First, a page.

Board member Jerry Oldroyd said HealthEquity already has established an impressive presence in Utah with 30 percent annual growth building health savings accounts.
Future prospects look even better, he added, noting that HealthEquity recently acquired another company and its 170,000 accounts, valued at $400 million.
Servicing those clients will be the duty of the 200 new employees, who will be paid 110 percent of the Salt Lake County average. That will generate $66.6 million in new wages, along with $2.8 million in new tax revenues.
HealthEquity also has said it will invest $6.75 million into its Draper facility.
"This great state offers a highly skilled and educated talent pool, proactive communities and a government that promotes business," said HealthEquity President and CEO Jon Kessler. "These amenities have been central to our continued growth."
RAM has been active in St. George since 1975.
While it did a lot of work for the U.S. space program at one point, GOED board member Stefanie Bevans said its focus now is primarily on the aerospace industry, making solenoids, check and relief valves and solenoid valves.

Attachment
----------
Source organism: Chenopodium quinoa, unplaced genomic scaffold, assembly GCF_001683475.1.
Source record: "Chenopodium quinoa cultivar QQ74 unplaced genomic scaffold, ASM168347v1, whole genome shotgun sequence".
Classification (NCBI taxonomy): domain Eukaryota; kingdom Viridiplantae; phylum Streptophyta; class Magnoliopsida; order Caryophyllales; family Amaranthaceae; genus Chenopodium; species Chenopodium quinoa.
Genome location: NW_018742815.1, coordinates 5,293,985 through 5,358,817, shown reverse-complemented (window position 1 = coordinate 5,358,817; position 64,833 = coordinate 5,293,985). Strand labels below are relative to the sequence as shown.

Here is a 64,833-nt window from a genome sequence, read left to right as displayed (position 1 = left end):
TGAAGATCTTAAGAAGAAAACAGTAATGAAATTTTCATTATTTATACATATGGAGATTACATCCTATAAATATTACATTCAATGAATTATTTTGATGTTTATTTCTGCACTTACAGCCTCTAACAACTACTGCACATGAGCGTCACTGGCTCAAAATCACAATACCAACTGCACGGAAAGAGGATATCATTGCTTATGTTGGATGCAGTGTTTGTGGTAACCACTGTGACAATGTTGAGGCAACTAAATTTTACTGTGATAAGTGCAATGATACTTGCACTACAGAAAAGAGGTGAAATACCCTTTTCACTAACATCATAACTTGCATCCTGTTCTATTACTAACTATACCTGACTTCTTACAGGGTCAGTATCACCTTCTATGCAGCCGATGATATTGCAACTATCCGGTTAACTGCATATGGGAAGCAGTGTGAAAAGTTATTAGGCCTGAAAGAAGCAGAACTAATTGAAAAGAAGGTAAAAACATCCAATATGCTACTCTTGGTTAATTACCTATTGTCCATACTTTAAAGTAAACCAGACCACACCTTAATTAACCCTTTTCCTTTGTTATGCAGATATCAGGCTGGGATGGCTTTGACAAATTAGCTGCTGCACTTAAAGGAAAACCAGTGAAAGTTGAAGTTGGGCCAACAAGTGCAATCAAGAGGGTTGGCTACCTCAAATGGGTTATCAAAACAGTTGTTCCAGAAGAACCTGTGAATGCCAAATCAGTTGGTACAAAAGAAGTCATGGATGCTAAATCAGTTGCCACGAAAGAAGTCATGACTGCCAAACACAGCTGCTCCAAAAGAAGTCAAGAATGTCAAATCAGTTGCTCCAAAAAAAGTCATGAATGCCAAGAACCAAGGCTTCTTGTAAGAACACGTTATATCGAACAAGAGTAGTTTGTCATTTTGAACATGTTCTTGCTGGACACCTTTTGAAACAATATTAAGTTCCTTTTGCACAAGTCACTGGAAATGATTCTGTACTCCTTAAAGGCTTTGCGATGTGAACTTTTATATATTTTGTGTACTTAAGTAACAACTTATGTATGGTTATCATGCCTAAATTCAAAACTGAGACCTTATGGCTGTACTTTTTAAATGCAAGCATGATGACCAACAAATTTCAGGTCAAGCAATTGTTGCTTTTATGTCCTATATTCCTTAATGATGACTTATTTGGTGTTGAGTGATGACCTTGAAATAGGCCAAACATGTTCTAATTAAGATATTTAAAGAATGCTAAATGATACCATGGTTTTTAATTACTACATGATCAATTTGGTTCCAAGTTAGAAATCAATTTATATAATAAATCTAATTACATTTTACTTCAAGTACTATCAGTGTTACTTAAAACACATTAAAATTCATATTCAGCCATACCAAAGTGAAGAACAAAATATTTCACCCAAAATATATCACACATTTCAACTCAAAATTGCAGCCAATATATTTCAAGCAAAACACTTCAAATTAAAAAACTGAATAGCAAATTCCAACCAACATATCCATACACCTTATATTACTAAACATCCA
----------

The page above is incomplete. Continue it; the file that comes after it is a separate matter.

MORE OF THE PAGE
"Manufacturing jobs are important," said RAM Co. President Kevin Ganowsky. "Thanks for recognizing RAM as an important part of Washington County's economy."
With its $373,000 incentive, RAM expects to create 139 jobs over the next eight years. Paying about 110 percent of the county average, these jobs are projected to produce $25.6 million in new state wages and nearly $1.9 million in new tax revenues.
"RAM is an important part of our city's economic fabric," said St. George Mayor Jon Pike. "We're thrilled to see them earn so much success and are pleased with their decision to continue growing at home."
Observed Jeff Edwards, president/CEO of the Economic Development Corp. of Utah, which works closely with GOED to recruit and retain businesses: "In economic development, like all business, out best clients are our existing clients."